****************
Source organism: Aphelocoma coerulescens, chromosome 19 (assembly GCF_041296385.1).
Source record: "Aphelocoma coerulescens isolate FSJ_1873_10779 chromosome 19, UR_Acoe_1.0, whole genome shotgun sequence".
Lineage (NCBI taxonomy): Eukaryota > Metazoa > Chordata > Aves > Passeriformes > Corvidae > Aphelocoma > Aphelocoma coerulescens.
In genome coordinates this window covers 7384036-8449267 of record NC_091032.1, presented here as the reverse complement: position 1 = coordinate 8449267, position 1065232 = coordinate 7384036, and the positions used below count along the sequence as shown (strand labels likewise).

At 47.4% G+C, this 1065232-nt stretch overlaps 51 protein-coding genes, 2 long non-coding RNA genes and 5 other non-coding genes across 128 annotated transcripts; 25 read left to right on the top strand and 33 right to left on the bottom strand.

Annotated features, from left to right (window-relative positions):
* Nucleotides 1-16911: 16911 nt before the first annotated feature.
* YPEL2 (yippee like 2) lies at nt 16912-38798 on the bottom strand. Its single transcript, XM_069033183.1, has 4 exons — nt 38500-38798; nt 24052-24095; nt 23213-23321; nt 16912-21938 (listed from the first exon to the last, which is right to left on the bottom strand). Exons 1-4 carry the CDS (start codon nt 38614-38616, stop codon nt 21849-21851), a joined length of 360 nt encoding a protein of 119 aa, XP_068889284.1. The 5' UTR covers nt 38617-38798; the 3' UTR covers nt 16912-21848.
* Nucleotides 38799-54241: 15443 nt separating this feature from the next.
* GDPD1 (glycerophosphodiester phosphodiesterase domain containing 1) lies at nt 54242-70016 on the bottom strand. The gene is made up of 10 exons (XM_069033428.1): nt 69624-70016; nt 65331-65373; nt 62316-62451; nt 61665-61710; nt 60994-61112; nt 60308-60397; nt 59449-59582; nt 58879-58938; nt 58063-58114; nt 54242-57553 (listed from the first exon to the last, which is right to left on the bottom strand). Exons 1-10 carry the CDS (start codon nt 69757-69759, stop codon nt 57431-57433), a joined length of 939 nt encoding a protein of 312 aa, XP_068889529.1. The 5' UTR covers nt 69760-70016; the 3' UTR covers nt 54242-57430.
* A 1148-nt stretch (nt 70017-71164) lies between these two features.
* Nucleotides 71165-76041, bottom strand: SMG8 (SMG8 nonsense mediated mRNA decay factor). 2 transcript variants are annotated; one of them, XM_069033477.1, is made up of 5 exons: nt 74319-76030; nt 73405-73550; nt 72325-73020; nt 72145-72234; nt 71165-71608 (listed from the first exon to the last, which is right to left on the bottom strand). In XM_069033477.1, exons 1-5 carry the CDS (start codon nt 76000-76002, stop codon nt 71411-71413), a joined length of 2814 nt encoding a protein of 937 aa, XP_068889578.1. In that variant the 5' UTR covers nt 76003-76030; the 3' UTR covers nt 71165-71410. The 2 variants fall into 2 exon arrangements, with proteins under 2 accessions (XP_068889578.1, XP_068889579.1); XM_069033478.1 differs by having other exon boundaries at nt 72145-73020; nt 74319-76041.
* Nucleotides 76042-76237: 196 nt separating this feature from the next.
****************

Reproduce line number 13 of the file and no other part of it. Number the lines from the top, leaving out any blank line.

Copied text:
* Nucleotides 76042-76237: 196 nt separating this feature from the next.